Conservative black combined with transformative red is the color code when the Christian Democrats govern in a grand coalition with the Social Democrats. Yellow on these billboards alludes to Germany's tricolor flag of black, red and gold. Black tops the flag, signifying Germany's responsibility for the Holocaust.


'Pizza Connection' in Bonn, before parliament moved to Berlin

When Bonn was still Germany's capital, individual conservatives and Greens met from 1995 in its suburban Italian Sassella restaurant. Since then, the 'Pizza Connection' has become code for speculation over further links. At regional level, in Hesse's Wiesbaden assembly, Merkel's CDU and Greens have governed together since 2014. Baden-Württemburg's Greens-CDU coalition has governed since 2016.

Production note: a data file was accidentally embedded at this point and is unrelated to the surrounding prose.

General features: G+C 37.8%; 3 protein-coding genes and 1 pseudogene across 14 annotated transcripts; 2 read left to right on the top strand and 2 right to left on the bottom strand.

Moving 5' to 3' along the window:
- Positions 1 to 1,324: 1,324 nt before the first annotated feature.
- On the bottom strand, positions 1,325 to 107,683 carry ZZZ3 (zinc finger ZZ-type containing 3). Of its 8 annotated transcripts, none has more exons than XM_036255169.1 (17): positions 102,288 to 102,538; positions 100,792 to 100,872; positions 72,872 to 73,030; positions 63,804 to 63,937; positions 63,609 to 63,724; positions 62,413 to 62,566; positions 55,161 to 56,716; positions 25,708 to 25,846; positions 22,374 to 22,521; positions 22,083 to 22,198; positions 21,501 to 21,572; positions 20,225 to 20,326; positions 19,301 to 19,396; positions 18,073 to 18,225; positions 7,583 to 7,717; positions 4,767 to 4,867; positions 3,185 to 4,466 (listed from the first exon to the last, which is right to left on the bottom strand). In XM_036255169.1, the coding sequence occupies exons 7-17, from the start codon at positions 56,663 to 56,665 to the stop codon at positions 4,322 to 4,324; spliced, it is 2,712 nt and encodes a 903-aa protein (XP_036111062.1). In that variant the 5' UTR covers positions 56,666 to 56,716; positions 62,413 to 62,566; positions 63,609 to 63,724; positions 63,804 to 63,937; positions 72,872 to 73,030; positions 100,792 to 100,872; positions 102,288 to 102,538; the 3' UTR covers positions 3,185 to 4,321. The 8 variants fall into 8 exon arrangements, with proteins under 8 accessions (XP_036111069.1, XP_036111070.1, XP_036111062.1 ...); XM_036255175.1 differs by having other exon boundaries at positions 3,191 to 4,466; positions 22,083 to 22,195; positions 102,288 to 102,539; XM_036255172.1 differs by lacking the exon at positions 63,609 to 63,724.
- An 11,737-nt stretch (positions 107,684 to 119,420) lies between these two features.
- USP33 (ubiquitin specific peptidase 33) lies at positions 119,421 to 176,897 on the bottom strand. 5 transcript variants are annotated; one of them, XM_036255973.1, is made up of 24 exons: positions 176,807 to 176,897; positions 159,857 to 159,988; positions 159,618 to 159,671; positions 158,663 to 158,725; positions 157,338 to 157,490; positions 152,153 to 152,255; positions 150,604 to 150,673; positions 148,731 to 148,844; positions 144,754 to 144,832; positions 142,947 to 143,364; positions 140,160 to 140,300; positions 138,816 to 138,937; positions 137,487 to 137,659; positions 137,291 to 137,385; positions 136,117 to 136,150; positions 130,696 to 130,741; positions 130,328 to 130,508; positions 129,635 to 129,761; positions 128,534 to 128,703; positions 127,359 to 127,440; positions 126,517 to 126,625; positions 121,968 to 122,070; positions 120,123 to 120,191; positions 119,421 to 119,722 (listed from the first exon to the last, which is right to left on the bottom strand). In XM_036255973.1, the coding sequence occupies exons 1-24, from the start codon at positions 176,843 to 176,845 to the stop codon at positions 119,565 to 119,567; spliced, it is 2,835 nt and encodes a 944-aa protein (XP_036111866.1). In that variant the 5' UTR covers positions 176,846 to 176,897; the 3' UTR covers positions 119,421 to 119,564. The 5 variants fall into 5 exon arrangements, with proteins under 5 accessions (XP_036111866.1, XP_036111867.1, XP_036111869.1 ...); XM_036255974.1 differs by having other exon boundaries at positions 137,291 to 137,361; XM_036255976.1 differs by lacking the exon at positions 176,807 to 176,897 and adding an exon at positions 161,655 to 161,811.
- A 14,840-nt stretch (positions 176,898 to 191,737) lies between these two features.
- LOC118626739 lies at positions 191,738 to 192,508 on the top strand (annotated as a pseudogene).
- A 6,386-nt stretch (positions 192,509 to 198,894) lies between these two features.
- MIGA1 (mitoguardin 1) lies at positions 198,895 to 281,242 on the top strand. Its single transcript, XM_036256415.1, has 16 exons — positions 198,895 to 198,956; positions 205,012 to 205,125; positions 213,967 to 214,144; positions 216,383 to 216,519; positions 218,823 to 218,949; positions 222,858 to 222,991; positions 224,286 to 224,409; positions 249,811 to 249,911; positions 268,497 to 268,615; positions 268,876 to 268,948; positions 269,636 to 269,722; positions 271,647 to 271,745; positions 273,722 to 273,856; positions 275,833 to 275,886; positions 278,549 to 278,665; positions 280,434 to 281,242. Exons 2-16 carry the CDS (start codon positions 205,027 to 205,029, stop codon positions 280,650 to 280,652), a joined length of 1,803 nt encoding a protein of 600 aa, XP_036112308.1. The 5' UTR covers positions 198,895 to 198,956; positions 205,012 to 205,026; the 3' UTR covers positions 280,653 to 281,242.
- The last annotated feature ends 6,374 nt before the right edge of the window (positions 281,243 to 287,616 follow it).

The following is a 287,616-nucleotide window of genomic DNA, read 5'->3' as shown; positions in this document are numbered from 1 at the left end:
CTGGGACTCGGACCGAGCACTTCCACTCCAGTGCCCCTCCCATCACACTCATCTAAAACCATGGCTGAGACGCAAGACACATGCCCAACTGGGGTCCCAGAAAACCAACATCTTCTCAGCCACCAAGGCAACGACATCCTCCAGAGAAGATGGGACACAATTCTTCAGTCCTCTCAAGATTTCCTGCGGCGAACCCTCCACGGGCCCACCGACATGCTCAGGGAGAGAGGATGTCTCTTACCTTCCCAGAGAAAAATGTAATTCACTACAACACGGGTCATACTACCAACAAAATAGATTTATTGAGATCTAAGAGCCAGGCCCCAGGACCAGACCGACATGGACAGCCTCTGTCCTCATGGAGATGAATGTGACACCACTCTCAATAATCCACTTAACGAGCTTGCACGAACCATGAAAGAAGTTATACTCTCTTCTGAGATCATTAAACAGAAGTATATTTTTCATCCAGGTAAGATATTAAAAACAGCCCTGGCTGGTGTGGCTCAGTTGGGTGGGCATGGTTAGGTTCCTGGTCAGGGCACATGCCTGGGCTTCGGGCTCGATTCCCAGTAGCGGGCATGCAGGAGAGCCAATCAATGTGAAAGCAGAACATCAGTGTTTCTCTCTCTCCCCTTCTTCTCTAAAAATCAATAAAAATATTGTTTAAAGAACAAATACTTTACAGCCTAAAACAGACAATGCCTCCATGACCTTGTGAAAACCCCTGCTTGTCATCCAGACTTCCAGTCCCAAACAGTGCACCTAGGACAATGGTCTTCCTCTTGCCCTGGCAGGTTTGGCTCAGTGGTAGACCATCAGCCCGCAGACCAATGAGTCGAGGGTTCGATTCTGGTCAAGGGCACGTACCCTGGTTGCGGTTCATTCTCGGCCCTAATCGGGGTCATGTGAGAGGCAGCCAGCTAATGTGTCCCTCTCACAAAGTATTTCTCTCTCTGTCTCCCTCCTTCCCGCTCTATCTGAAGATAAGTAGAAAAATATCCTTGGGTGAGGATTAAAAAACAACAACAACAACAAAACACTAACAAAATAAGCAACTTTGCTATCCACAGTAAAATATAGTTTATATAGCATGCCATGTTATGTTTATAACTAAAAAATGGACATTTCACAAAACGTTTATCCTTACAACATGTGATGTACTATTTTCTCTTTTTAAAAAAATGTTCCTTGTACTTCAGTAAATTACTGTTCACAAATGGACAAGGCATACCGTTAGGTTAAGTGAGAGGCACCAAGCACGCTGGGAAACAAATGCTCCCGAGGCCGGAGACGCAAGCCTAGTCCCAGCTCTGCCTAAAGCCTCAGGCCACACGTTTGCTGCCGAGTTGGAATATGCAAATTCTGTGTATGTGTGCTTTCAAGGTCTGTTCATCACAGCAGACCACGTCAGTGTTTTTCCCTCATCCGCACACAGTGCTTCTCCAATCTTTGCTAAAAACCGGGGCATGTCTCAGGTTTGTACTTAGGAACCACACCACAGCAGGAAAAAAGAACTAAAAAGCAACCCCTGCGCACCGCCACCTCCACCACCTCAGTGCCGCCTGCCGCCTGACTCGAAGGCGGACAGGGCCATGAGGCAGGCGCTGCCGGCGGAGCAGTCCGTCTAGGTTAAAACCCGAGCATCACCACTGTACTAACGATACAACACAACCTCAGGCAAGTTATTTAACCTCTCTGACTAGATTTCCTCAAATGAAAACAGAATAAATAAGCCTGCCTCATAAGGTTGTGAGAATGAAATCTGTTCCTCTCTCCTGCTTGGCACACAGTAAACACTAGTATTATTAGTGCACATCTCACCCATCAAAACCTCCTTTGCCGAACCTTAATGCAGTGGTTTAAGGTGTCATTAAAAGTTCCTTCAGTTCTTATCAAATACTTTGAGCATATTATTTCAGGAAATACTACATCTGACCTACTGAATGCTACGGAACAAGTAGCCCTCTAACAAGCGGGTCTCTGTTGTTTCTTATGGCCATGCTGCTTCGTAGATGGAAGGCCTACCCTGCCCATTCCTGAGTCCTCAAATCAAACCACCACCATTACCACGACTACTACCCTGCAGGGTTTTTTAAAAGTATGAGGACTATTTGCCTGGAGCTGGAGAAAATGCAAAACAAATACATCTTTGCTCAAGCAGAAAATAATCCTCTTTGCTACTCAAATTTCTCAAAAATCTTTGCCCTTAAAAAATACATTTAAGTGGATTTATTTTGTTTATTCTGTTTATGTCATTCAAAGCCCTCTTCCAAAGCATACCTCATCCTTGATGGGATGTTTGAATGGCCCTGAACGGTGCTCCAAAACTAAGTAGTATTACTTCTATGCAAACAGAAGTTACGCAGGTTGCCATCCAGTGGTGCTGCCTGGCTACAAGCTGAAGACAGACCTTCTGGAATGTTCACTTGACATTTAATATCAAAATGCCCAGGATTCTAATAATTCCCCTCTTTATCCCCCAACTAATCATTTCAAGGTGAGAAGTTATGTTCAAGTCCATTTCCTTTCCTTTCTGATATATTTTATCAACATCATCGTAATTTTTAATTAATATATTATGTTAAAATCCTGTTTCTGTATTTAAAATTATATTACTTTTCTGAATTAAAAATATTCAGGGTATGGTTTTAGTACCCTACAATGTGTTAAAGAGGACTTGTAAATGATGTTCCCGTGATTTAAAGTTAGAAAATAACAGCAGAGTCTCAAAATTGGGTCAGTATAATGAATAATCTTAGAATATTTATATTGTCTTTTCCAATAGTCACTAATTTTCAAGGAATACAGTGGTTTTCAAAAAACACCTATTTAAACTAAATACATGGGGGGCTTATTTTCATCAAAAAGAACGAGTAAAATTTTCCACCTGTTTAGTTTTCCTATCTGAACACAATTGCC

Another untried combination: Black, red, green, symbolized by Kenya's flag

So far, a 'Kenyan' coalition has only emerged once at regional state level - last year in Saxony-Anhalt, when the SPD's vote collapsed, and the AfD took a quarter of the votes. Premier Reiner Haseloff of Merkel's conservatives forged a coalition comprising his conservative CDU, the battered SPD and the region's Greens.


'Traffic light' coalition

The market-oriented liberal FDP, whose color is yellow, has in the past generally ruled out federal coalitions sandwiched between the Social Democrats, whose color is red, and the Greens. A current example is Rhineland Palatinate's three-way regional state coalition based in Mainz and headed by Social Democrat Malu Dreyer.


Center-left combinations in three eastern states